Another installation of Builders and Makers by Shelle Sanchez! Featured this week is #ABQ painter, art activist, healing artist, and teacher Deborah Gavel. http://www.dukecityfix.com/profiles/blogs/builders-and-makers-deborah-gavel
Tax time is behind us for the year and you’d be hard-pressed to find anyone that’s very sad about that. So Mark Reese might stand nearly alone in watching April 15 go by with any sense of wistfulness. But Mark works for Liberty Tax Service as a “waver” and, also unlike many of us, he loves his job, which comes to a screeching halt every April 16th.
If you’ve driven Central Ave with any regularity since January, you’ve probably seen Mark on the corner of San Pedro dressed like the Statue of Liberty and perhaps playing a stars ‘n' stripes inflatable guitar. You might’ve wondered how he maintains his enthusiasm in the face of so much apparent indifference and, on that note, pondered just how effective “waving” can be in attracting customers. Well, I at least wondered all that. And it turns out Mark was more than happy to provide some insight into just what makes a waver…wave.
Mark has been waving since 2008. So he's been at it awhile and offers that it's become a sort of hobby. He has other full-time employment, as well as being a stand-up comic, actor, and, perhaps unsurprisingly, karaoke aficionado. But after four seasons, he says he’s treated like family at Liberty Tax and takes his waving seriously. He’ll even tell other business owners when their wavers are not getting the job done. “You’ve got to engage,” he stresses. “Give the thumbs-up. Respond to honks. Don’t just stand there. The traffic is my audience.”
He estimates that waving attracts an average of one customer every two hours, although numbers can go higher. This isn’t actually a bad return if one is talking about something like tax services. Still, getting the attention of as many people as possible is challenging and, no matter what the weather or time of day, a waver has to keep their enthusiasm high. For this, music is crucial. Mark has two MP3 players for his 3-4 hour shifts. During the first couple hours, he prefers classic rock. But as time goes by and energy can start to wane, he’ll switch to pop and 90’s hip-hop. “Walking on Sunshine.” Perhaps even a little “Ice Ice Baby.” Anything that keeps him moving to the beat of the vehicles streaming past. “If cars are doing 40 mph, you go 50,” he says.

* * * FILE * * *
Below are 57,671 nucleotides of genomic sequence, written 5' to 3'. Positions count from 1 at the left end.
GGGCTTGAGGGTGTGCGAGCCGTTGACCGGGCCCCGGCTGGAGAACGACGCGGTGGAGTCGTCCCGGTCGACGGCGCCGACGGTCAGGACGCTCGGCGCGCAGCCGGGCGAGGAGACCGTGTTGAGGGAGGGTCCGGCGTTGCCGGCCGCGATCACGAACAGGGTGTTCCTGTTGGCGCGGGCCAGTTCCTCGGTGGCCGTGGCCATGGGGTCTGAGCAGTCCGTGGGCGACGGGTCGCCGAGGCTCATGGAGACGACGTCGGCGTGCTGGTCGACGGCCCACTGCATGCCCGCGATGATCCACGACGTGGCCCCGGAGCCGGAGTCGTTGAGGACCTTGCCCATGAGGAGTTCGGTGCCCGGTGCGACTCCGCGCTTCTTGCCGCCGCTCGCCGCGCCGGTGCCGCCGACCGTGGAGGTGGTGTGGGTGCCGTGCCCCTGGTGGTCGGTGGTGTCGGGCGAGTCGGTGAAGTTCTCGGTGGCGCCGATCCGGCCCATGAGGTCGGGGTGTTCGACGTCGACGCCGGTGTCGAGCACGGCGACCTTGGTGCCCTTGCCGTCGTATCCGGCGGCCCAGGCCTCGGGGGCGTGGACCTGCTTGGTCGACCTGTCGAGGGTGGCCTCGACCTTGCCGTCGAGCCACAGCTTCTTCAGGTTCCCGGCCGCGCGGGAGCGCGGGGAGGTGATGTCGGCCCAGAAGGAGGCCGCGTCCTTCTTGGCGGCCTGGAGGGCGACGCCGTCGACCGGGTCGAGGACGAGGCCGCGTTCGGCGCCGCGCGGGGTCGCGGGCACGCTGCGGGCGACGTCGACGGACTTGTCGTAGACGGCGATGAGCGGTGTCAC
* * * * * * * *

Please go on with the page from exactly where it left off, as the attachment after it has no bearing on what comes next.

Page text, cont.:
I would suspect that standing on Central for hours at a time can’t come without a certain amount of risk. Mark recalls a “soda baptism” in which a colleague was hit in the back of the head with a full cup of soda thrown from a passing vehicle. Surprisingly, the culprit, a student, was tracked-down by a witness. Then there was the waver who declined a panhandler’s request for change several days running until one day the panhandler didn’t ask for anything and instead punched the waver in the face. But it seems altercations are fairly rare and, really, messing with a waver seems like a very low thing indeed.
This wasn’t even the first time Mark had been asked about his job. Crystal Gutierrez did a story on KRQE about him and some fellow wavers last year. He says waving is his favorite job, as well as the easiest. “I get to work outside, listen to music, and I get paid. I have artistic license to do what I want.” I ask how a waver finally knows he’s made it. Certainly there is the mastery of rapid twirls and the tossing of signs high in the air, as well as fancy dance steps and extravagant costumes. “But I suppose the best thing a sign waver can do,” he finally replies, “is cause a car accident.” Then he laughs mischievously. Of course, one doesn’t want to hurt potential clients. We’ll leave that to the I.R.S.
Thanks to Mark for graciously answering my questions. Until next tax season you'll have to look for him on Facebook or watch the Liberty Man Movie. Also, thanks to David at Viva New Mexico for making things happen and taking the photo of Mark in action when I was otherwise detained.
John Mulhouse is an Albuquerque-based frequenter of gravel roads, ghost towns, and empty buildings. His blog, City of Dust, features photos and hidden history from all corners of New Mexico and beyond. He publishes a ghost-town-photo-a-day on Facebook.